Magnesium taurate — This can be the best choice of supplement for people with cardiovascular issues. It is known to prevent arrhythmias and guard the heart from damage caused by heart attacks. It is also easily absorbed and it contains no laxative properties.
Magnesium malate — This form is a fantastic choice for people suffering from fatigue. Malic acid — a natural fruit acid present in most cells in the body — is a vital component of enzymes that play a key role in ATP synthesis and energy production. Since the ionic bonds of magnesium and malic acid are easily broken, this form is also highly soluble.
Magnesium glycinate —This form is magnesium bound with glycine, a non-essential amino acid. It is one of the most bioavailable and absorbable forms, and it’s also the least likely to induce diarrhea. It is the safest option for correcting a long-term deficiency.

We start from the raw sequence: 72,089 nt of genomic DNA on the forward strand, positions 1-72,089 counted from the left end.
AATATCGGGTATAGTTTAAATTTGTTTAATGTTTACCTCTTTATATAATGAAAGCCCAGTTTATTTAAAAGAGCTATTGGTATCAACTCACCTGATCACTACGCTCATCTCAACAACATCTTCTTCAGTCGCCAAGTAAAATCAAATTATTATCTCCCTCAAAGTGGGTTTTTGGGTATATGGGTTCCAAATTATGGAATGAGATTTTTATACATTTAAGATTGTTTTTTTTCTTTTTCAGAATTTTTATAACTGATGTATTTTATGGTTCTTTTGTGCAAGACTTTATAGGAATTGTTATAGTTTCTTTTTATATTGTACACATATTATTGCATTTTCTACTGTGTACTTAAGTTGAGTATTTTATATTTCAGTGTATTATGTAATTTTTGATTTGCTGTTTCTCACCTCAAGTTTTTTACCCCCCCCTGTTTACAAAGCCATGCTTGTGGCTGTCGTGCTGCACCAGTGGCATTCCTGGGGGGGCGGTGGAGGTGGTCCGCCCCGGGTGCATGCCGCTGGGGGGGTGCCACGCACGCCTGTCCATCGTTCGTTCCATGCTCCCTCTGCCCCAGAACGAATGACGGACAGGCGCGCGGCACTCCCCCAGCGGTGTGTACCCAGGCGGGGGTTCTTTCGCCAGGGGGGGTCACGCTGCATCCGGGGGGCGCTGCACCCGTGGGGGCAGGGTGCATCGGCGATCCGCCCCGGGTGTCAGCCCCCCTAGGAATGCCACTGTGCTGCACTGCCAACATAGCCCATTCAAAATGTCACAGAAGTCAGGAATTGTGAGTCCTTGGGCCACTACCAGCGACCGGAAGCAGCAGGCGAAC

Magnesium chloride — Though this form only contains around 12 percent elemental magnesium, it has an impressive absorption rate and is the best form to take for detoxifying the cells and tissues. Moreover, chloride (not to be confused with chlorine, the toxic gas) aids kidney function and can boost a sluggish metabolism.
Magnesium carbonate –This is another popular, bioavailable form of this mineral that actually turns into magnesium chloride when it mixes with the hydrochloric acid in our stomachs. It is a good choice for people suffering from indigestion and acid reflux, since it contains antacid properties.
Here is a list of whole foods, most of which are in store, that offer a good quantity of magnesium:
- Pumpkin seeds, 168 mg per ounce
- Almonds, 80 mg per ounce dry roasted
- Cashews, 74 mg per ounce dry roasted
- Peanuts, 63 mg per ounce oil roasted